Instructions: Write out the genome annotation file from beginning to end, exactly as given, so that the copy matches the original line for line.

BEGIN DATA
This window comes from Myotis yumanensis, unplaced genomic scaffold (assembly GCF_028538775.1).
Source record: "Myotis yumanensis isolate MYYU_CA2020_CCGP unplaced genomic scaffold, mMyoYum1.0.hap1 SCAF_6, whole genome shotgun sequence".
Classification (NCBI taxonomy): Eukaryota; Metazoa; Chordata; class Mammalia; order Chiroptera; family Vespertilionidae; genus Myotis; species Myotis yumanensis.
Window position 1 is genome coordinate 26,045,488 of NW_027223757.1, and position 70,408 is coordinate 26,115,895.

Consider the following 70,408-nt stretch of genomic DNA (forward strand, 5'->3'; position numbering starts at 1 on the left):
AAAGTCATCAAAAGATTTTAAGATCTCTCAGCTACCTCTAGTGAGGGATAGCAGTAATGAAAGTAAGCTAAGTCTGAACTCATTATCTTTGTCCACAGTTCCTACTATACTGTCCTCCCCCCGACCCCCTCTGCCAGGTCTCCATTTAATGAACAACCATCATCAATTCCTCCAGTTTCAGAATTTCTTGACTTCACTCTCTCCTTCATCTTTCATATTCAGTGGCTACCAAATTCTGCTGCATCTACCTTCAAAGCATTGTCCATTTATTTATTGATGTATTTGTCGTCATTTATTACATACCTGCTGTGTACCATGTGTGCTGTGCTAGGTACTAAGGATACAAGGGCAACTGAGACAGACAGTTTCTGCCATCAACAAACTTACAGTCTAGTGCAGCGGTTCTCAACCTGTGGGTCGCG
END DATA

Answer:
This window comes from Myotis yumanensis, unplaced genomic scaffold (assembly GCF_028538775.1).
Source record: "Myotis yumanensis isolate MYYU_CA2020_CCGP unplaced genomic scaffold, mMyoYum1.0.hap1 SCAF_6, whole genome shotgun sequence".
Classification (NCBI taxonomy): Eukaryota; Metazoa; Chordata; class Mammalia; order Chiroptera; family Vespertilionidae; genus Myotis; species Myotis yumanensis.
Window position 1 is genome coordinate 26,045,488 of NW_027223757.1, and position 70,408 is coordinate 26,115,895.

Consider the following 70,408-nt stretch of genomic DNA (forward strand, 5'->3'; position numbering starts at 1 on the left):
AAAGTCATCAAAAGATTTTAAGATCTCTCAGCTACCTCTAGTGAGGGATAGCAGTAATGAAAGTAAGCTAAGTCTGAACTCATTATCTTTGTCCACAGTTCCTACTATACTGTCCTCCCCCCGACCCCCTCTGCCAGGTCTCCATTTAATGAACAACCATCATCAATTCCTCCAGTTTCAGAATTTCTTGACTTCACTCTCTCCTTCATCTTTCATATTCAGTGGCTACCAAATTCTGCTGCATCTACCTTCAAAGCATTGTCCATTTATTTATTGATGTATTTGTCGTCATTTATTACATACCTGCTGTGTACCATGTGTGCTGTGCTAGGTACTAAGGATACAAGGGCAACTGAGACAGACAGTTTCTGCCATCAACAAACTTACAGTCTAGTGCAGCGGTTCTCAACCTGTGGGTCGCG